Bob and Joy
                                      
 
     By Bob and Joy Schwabach
                                                                        

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December 2005, Week 1 -- Find That Blasted File

  Search and Recover 3

 


   You know it was there at one time (the file, we mean); it just doesn't seem to be there now. Fear not. Chances are, this program can dig it out. It worked for us.

 

   It's Search and Recover 3 from Iolo. It has a simple menu where you select the type of file you're looking for: photos, text, video, all files, or ... best news of all -- lost emails. (If your computer is already giving you trouble, you might have problems recovering files.)

 

 

 

  Some files may have been lost for days and some for years, but usually they're all still there, somewhere, in the bowels of the digital dungeon. You can even recover data you thought was lost because you emptied the recycle bin.

 

 

 

  Search and Recover 3 is $40 from www.iolo.com, less from discount stores. Search and Recover works with Win 98 and up and includes a "mirroring" utility. This can be used to back up the entire contents of any drive, including thumb drives. This is a good protective program to have around, unless you are just incredibly well-organized and never lose track of anything. (Sure, that person must be somewhere.)

 

 

 

Norton Internet Security

 

 Norton Internet Security 

   We have always had some fear when installing new software from Symantec, because it has sometimes messed up our computers. Then again, other times it worked perfectly, so it has been a chancy business. We installed the new Norton Internet Security 2006 and, we're happy to say, everything seems to be working fine. The new interface is much easier to use.

 

  Our main desktop computer, which has hundreds of programs on it, used to run so slowly that we could make a cup of tea while Word opened. It would occasionally come to a halt in the middle of an operation. Three things fixed that. Symantec's Norton Internet Security, Spybot Search and Destroy, and Diskeeper.

 

 

 

   Diskeeper, from www.diskeeper.com, defrags our computer every night automatically, preventing files from being scattered all over our the drive. Now the central processor doesn't have to work overtime fetching what it needs, and the computer runs 13 times faster than it did.

 

 

 

   The Norton program is important for keeping away hackers, spammers and viruses, but it doesn't keep out all spyware. Occasionally, we run Spybot, the free program from www.safer-networking.org, or Spy Sweeper, $30, from www.webroot.com.

 

 

 

   The Internet Security package, which includes Norton Antivirus, Personal Firewall, Privacy Control, AntiSpam and Parental Control, can be had from Amazon.com for $20. This bargain results from a $20 rebate plus another $20 off if you can show proof of owning a previous Norton product or any competitor's product.

 

 

 

Hard Driving

 

 

 

  Barracuda Hard Drive

 

   Seagate has launched a couple of heavy-duty drives for people who want heavy-duty capacity. One is for the inside, the other for outside.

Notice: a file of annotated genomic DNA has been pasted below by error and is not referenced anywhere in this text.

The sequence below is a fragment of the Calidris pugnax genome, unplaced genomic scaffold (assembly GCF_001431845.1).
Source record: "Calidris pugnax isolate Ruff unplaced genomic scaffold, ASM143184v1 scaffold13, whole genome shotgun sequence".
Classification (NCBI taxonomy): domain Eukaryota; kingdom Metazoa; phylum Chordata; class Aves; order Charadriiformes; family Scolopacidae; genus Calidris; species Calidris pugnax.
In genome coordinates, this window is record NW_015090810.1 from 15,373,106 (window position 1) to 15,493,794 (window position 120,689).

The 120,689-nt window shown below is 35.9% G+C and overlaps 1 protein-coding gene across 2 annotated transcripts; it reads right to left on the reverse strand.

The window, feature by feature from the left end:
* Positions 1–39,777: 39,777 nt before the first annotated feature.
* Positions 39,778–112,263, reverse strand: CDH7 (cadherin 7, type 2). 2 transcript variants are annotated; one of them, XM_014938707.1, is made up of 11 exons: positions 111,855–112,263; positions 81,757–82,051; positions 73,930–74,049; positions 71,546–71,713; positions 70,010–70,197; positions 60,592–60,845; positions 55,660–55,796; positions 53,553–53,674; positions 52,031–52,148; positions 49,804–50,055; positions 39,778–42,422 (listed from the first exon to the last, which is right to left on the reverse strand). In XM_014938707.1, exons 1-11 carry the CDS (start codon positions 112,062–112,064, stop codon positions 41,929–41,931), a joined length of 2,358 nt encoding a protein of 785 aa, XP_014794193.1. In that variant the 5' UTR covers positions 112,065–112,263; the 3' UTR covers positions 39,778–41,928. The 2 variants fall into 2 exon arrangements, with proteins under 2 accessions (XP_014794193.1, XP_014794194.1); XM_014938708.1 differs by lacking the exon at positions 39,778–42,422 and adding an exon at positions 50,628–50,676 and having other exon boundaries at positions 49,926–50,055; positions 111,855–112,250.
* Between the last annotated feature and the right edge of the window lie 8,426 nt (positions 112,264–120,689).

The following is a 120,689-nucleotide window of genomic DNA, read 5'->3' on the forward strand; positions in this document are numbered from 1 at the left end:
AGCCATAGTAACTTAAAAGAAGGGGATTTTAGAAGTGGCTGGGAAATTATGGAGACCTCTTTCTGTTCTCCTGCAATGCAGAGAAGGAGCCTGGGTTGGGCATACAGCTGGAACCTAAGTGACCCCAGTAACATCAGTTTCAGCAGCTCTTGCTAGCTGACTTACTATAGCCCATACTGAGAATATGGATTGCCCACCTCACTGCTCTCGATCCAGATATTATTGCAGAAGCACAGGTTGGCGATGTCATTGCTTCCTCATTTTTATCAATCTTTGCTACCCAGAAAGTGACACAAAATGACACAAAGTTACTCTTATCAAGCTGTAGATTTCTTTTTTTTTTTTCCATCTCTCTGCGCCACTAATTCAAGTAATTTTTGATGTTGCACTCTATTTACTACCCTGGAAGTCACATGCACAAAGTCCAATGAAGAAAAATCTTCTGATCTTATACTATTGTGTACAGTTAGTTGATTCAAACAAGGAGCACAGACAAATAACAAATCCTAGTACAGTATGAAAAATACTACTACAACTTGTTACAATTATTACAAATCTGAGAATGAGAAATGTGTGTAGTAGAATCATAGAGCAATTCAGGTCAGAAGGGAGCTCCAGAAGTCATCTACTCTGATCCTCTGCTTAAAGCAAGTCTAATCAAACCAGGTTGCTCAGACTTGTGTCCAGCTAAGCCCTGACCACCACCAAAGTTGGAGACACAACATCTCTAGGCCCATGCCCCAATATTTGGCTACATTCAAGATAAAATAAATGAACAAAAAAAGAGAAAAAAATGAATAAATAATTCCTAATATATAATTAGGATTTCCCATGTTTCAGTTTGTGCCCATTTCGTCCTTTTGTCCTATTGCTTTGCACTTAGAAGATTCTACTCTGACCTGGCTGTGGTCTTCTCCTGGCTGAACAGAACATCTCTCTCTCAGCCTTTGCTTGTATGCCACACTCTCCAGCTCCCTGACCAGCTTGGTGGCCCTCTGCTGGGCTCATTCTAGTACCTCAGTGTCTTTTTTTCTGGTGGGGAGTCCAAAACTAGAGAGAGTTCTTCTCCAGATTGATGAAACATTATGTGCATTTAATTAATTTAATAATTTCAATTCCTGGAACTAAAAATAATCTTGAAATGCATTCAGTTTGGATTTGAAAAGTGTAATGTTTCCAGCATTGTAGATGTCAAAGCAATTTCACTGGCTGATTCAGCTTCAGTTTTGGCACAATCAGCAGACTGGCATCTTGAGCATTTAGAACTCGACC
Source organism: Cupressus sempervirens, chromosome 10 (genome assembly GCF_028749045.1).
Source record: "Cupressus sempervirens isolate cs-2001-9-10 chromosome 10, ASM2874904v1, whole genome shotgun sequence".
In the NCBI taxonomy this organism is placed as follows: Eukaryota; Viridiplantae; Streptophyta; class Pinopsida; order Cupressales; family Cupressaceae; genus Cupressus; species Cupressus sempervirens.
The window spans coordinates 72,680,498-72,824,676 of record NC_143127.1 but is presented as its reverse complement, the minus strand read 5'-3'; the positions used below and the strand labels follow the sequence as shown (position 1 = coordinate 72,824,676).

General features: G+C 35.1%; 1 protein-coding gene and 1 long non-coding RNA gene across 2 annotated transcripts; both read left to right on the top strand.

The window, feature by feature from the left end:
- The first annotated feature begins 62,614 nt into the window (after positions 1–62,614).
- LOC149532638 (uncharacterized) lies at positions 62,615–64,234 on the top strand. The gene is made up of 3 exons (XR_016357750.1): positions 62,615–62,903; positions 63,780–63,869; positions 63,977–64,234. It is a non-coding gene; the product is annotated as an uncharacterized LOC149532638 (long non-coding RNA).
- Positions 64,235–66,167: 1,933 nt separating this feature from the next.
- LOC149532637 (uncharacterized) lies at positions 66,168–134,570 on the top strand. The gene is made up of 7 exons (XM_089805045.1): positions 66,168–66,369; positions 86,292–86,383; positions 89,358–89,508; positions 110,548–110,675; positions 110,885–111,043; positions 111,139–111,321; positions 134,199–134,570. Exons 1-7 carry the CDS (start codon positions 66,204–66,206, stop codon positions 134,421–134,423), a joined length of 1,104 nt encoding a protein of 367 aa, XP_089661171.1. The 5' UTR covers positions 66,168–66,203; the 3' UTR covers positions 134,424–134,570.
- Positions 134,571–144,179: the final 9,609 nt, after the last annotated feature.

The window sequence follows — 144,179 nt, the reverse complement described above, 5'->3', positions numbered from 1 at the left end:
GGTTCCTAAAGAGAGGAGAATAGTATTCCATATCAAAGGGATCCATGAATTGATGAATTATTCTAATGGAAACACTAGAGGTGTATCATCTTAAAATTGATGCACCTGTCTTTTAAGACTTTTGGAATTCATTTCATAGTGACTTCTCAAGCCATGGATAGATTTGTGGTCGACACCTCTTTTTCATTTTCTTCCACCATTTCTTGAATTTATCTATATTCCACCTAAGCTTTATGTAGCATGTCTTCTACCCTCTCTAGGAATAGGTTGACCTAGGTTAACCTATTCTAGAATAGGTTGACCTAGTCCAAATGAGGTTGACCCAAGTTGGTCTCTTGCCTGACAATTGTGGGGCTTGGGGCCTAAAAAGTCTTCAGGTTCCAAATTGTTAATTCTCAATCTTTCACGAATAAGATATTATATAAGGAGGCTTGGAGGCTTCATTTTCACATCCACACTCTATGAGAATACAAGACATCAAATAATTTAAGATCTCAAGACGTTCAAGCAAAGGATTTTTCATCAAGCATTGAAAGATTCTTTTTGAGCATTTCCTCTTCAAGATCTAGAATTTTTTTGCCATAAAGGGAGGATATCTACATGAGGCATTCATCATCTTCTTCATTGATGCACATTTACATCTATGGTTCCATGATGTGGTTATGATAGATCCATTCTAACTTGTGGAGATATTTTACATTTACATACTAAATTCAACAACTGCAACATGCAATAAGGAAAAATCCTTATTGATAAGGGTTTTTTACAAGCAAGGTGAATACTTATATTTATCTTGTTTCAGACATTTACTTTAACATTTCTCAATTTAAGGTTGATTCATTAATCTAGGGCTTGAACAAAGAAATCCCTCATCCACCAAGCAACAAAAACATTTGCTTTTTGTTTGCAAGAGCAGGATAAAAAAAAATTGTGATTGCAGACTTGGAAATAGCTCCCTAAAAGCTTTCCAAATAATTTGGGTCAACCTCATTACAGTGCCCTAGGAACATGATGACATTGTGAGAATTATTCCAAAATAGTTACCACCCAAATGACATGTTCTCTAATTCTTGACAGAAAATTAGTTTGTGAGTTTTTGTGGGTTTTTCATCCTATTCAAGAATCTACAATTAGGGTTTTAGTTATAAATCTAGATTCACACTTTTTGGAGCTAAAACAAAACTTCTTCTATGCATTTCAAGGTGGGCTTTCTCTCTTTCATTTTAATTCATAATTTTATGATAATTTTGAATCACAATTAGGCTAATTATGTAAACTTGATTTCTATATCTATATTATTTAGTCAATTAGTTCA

The Barracuda 7200.9 is an internal drive that can hold 500 gigabytes. That's half a terabyte (1,000 gigabytes) and moves this drive up into what can easily be called industrial-strength size.

 

   People who do a lot of work with video and music can really use this kind of capacity. The transfer rate, which as all techies know, is high on the priority list, is 3 gigabits per second. That's "bits," not "bytes." So if we translate that (eight bits make a byte) to compare with ordinary hard drives, this would be four to five times faster. Discounters (like pricegrabber.com) are charging around $350 to $400.

 

 

 

   This is a SATA drive, meaning that it plugs into a Serial ATA port. The "ATA" part of the acronym stands for Advanced Technology Attachment, and we might as well get used to these letters because almost all new computers come with SATA sockets for this kind of drive. They run faster, transfer data faster and, if the Barracuda is any example, are completely silent.

 

 

 

   An external version of the 500GB drive will be available in a month or two and connects to a USB or Firewire port. That means it will work with either PC or Mac. As is usual with external disk drives, expect it to cost around $50 more. For right now, you can get a 400GB external drive for around $310. That's big enough to hold 36 seasons of a half-hour TV show. Seagate's somewhat difficult-to-navigate Web site can be found at www.seagate.com.

 

 

 

Kid Stuff for Less

 

 

 Merriweather Farm

 

 

   We recently ran two new children's programs about farming, both carrying the imprint of tractor maker John Deere. We weren't bothered by the product tie-in, but we were bothered by the price: $20 for Windows and Mac. You can do much better.

 

   The John Deere programs were all right, for ages 3 to 6, but nothing special. On the other hand, one of our all-time favorite programs for young children is "Fatty Bear's Birthday Surprise," which came out several years ago from Humongous. It's for ages 3 to 8, but we thought it was fun for any age, and we found it for $2.

 

 Fatty Bear

 

   Humongous no longer exists, having been purchased and absorbed by Atari, but its programs for young children were absolutely great. We found them by searching froogle.com and a lot of them were at www.hoots-loot.com, some still in their original packaging. We found them all over the Web, however, for $1 and up. We think these programs were, and still are, without equal for young children, and they run on both Windows and Macintosh